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Um… Yeah, So I did this Transcript of spoken sections

Speakers of languages other than english have requested subtitles for this video.  Even though this isn’t as good as that would be it allows any speaker of any language to copy this and translate it with Google (or something else).  I looked into to doing spanish subtitles and translated this (with Google) into spanish and then translated the spanish back into english.  What I got was about 75% OK and 25% incomprehensible.  I wish I was smarter and could speak everybody’s language, but maybe that’s what’s music is for until we evolve enough to do that.

or we could all learn Esperanto

Parolantoj de lingvoj aliaj ol la angla petis subtekstojn por ĉi tiu video. Kvankam ĉi tio ne estas tiel bona kiel tio estus permesas ajna parolanto de iu lingvo kopii tion kaj traduki ĝin kun Google (aŭ io alia). Mi rigardis en al faranta Hispana subtitoloj kaj tradukita tion (kun Google) en la hispana kaj poste tradukis la hispanan reen en english. Kio mi akiris estis ĉirkaŭ 75% OK kaj 25% nekomprenebla. Volonte mi estis pli inteligenta kaj povis paroli ĉies lingvo, sed eble tio estas kio estas muziko por ĝis ni evoluas sufiĉe por fari tion.

Um… yeah, so I did this

scratching the surfaces of Anarchestra


On the assumption that we want to make music it’s reasonable to ask ourselves

what is music?

my favorite answer to that question was Thelonious Monk’s

when they asked him what music was, he said

“It’s sound, it’s what happens to sound”

going along from that it’s what we make happen to sound

The instruments I build are interfaces between human beings and the sound world

They provide opportunities to make sound

This is without requiring much technical knowledge of anybody

Music isn’t a limited group of sound, it’s any sound at all

I believe anybody can make music

Anybody who can chew has a sense of rhythm

Anybody who can converse has a sense of pitch

And those are two primary elements of making sound in continuities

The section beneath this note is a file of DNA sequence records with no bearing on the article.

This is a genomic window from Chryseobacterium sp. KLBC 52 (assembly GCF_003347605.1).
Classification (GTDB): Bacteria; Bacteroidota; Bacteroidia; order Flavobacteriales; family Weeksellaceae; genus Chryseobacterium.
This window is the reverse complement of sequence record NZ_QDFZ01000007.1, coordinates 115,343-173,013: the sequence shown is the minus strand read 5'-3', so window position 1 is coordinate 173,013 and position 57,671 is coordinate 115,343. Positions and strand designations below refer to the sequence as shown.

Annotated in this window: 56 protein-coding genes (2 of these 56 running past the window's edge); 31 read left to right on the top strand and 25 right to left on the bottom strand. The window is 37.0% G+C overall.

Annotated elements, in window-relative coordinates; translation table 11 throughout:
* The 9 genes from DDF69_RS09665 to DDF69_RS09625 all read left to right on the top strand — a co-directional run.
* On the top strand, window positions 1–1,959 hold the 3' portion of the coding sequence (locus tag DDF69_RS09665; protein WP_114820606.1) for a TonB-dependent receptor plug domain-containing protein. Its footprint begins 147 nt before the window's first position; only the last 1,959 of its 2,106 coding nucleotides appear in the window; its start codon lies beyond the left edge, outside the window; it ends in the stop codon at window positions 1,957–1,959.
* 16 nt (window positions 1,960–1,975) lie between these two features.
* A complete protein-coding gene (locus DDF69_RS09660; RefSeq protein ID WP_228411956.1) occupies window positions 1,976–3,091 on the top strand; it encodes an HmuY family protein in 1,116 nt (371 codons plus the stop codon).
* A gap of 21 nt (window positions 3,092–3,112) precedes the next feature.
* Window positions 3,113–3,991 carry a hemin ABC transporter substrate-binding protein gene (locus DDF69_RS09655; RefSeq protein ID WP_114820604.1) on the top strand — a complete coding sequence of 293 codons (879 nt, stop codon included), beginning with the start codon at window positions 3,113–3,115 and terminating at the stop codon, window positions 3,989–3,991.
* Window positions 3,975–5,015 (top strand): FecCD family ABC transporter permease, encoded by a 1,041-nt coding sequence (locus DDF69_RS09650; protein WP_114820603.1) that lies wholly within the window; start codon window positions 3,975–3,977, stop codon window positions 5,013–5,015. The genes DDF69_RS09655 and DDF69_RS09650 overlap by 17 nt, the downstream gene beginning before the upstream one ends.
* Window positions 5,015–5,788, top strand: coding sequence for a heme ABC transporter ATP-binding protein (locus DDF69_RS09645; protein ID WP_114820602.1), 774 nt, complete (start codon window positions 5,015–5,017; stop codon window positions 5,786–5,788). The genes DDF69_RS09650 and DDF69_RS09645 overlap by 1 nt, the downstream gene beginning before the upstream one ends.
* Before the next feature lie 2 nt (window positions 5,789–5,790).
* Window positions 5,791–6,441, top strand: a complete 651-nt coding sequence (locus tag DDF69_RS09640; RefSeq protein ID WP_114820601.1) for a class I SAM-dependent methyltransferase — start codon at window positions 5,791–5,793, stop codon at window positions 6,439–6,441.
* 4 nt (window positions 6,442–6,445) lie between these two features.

is that one pitch relates to another

some kind of beat is going on

don’t have to have that

there’s great music that doesn’t have a beat

there’s great music that isn’t very specific as to its pitch

anyway what these instruments do is provide

opportunities for people to make sounds

pretty easily you don’t really have to know how

yeah they’re sort of self-explanatory

you touch this and this happens

you hit this and this happens

blow in this and that happens

it’s really basic

I think somewhere along the line culturally

we sort of forgot that music is just sound

and making things happen to sound

with the technical language

if people are talking about bflat7s and

stuff like that regular people feel like they can’t do it

it’s a mysterious language that they don’t know

and they’re left out

I don’t want to leave any of us out

I don’t think people that know the technical language

always know the most about what’s going on

A lot of educated musicians have been

completely alienated from that idea that music is sound

and what happens to sound

and um… so, yeah, I did this



So, part of my thing is I want music to be

simple and user friendly

I object to the technocracy that rose around music

with the difficult nomenclature

and the difficulty of playing the instruments

they’re very good, what they made

but they are hard to play

they’re particularly hard to play

away from do-re-mi

anybody can play chopsticks

anybody can play twinkle twinkle little star

but to do anything harder

becomes difficult and frustrating

So, music should be something that we do as humans

I think we always have

The technocracy tends to get in the way of that

and makes people think “I can’t do that”

I hear that from people all the time

part of my motivation for that is to make them simple

Because music’s easy to make

doesn’t mean it has to be shallow

it doesn’t have to be twinkle twinkle little star

it can be dissonant, complicated, dramatic

all kinds of things

it’s how you set them up